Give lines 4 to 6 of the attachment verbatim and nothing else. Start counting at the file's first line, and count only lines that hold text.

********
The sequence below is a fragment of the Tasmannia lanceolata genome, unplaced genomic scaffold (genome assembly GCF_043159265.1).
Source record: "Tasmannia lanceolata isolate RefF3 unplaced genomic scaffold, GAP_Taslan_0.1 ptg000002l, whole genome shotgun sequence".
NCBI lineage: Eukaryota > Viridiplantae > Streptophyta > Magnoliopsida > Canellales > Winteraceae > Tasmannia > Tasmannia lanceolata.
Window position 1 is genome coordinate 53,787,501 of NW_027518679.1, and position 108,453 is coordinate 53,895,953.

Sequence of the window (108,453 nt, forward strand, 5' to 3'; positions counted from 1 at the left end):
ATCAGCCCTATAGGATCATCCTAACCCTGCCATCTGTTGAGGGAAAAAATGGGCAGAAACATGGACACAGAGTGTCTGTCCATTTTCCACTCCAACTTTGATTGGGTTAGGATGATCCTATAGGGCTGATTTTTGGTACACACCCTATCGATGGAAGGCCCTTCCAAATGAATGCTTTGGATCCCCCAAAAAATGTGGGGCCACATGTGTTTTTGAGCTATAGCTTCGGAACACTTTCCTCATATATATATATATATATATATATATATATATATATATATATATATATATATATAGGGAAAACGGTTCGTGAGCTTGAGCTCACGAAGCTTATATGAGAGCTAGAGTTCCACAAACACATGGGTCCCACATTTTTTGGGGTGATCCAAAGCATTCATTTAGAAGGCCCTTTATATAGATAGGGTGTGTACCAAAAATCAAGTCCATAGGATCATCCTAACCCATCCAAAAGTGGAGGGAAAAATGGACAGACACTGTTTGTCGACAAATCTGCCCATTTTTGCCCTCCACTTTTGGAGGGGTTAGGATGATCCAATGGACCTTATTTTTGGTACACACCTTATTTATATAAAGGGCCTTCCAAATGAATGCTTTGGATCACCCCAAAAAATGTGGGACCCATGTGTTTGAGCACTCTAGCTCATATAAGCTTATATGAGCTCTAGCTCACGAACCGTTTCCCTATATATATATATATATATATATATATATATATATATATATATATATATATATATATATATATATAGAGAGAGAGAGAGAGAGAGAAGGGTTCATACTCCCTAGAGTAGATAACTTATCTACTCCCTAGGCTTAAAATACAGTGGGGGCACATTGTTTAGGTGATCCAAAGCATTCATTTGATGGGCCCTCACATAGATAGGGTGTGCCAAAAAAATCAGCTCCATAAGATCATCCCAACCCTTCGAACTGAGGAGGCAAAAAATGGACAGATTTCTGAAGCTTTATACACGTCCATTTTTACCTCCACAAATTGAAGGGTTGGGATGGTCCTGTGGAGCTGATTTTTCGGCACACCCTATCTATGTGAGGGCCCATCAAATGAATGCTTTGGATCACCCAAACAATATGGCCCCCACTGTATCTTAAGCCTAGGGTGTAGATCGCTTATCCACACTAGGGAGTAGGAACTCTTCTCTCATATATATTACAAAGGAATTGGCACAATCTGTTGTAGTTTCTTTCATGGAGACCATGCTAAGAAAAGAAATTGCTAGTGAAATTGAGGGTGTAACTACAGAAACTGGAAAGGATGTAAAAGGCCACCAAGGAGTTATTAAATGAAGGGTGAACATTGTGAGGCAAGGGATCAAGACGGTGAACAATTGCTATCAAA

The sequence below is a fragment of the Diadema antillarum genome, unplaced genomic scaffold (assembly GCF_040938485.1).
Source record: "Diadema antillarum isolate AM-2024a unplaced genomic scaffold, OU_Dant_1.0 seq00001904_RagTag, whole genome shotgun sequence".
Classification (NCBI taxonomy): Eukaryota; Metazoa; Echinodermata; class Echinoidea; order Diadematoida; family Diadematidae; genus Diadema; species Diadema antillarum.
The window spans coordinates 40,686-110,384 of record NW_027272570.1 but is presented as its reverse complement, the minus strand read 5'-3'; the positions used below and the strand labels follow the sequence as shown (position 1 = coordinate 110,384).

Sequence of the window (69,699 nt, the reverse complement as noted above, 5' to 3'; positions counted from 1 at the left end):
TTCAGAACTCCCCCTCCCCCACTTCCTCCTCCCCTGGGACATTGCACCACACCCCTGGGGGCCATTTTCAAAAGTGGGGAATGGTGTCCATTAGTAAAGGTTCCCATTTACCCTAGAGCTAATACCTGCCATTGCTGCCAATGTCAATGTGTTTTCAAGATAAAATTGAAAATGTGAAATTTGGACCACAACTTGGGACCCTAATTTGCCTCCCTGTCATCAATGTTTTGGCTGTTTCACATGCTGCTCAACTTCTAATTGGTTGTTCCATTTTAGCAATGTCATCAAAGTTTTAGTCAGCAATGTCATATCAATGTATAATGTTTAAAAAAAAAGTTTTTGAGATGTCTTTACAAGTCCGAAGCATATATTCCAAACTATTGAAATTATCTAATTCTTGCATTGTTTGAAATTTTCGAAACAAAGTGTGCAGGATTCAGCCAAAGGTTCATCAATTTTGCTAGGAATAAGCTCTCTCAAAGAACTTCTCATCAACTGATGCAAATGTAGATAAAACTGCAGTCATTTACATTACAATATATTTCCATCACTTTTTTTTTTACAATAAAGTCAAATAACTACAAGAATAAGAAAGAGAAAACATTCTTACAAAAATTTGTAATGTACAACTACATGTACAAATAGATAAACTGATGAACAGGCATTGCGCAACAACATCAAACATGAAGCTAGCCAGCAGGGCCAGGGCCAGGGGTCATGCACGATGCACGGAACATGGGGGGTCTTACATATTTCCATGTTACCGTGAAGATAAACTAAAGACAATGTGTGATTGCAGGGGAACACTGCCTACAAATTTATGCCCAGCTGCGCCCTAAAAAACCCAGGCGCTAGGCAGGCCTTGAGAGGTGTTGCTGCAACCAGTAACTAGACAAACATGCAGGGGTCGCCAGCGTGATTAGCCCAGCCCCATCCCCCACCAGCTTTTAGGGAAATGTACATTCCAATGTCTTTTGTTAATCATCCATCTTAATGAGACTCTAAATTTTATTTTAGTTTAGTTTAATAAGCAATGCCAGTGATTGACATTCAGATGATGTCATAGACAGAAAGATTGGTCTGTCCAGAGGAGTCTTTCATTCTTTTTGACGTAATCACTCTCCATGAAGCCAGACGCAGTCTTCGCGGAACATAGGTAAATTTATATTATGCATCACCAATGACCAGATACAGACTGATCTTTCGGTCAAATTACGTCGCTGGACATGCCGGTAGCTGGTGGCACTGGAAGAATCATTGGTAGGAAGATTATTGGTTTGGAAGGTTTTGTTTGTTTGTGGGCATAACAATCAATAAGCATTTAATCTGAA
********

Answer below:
Window position 1 is genome coordinate 53,787,501 of NW_027518679.1, and position 108,453 is coordinate 53,895,953.

Sequence of the window (108,453 nt, forward strand, 5' to 3'; positions counted from 1 at the left end):
ATCAGCCCTATAGGATCATCCTAACCCTGCCATCTGTTGAGGGAAAAAATGGGCAGAAACATGGACACAGAGTGTCTGTCCATTTTCCACTCCAACTTTGATTGGGTTAGGATGATCCTATAGGGCTGATTTTTGGTACACACCCTATCGATGGAAGGCCCTTCCAAATGAATGCTTTGGATCCCCCAAAAAATGTGGGGCCACATGTGTTTTTGAGCTATAGCTTCGGAACACTTTCCTCATATATATATATATATATATATATATATATATATATATATATATATATATATATAGGGAAAACGGTTCGTGAGCTTGAGCTCACGAAGCTTATATGAGAGCTAGAGTTCCACAAACACATGGGTCCCACATTTTTTGGGGTGATCCAAAGCATTCATTTAGAAGGCCCTTTATATAGATAGGGTGTGTACCAAAAATCAAGTCCATAGGATCATCCTAACCCATCCAAAAGTGGAGGGAAAAATGGACAGACACTGTTTGTCGACAAATCTGCCCATTTTTGCCCTCCACTTTTGGAGGGGTTAGGATGATCCAATGGACCTTATTTTTGGTACACACCTTATTTATATAAAGGGCCTTCCAAATGAATGCTTTGGATCACCCCAAAAAATGTGGGACCCATGTGTTTGAGCACTCTAGCTCATATAAGCTTATATGAGCTCTAGCTCACGAACCGTTTCCCTATATATATATATATATATATATATATATATATATATATATATATATATATATATATATATATATAGAGAGAGAGAGAGAGAGAGAAGGGTTCATACTCCCTAGAGTAGATAACTTATCTACTCCCTAGGCTTAAAATACAGTGGGGGCACATTGTTTAGGTGATCCAAAGCATTCATTTGATGGGCCCTCACATAGATAGGGTGTGCCAAAAAAATCAGCTCCATAAGATCATCCCAACCCTTCGAACTGAGGAGGCAAAAAATGGACAGATTTCTGAAGCTTTATACACGTCCATTTTTACCTCCACAAATTGAAGGGTTGGGATGGTCCTGTGGAGCTGATTTTTCGGCACACCCTATCTATGTGAGGGCCCATCAAATGAATGCTTTGGATCACCCAAACAATATGGCCCCCACTGTATCTTAAGCCTAGGGTGTAGATCGCTTATCCACACTAGGGAGTAGGAACTCTTCTCTCATATATATTACAAAGGAATTGGCACAATCTGTTGTAGTTTCTTTCATGGAGACCATGCTAAGAAAAGAAATTGCTAGTGAAATTGAGGGTGTAACTACAGAAACTGGAAAGGATGTAAAAGGCCACCAAGGAGTTATTAAATGAAGGGTGAACATTGTGAGGCAAGGGATCAAGACGGTGAACAATTGCTATCAAA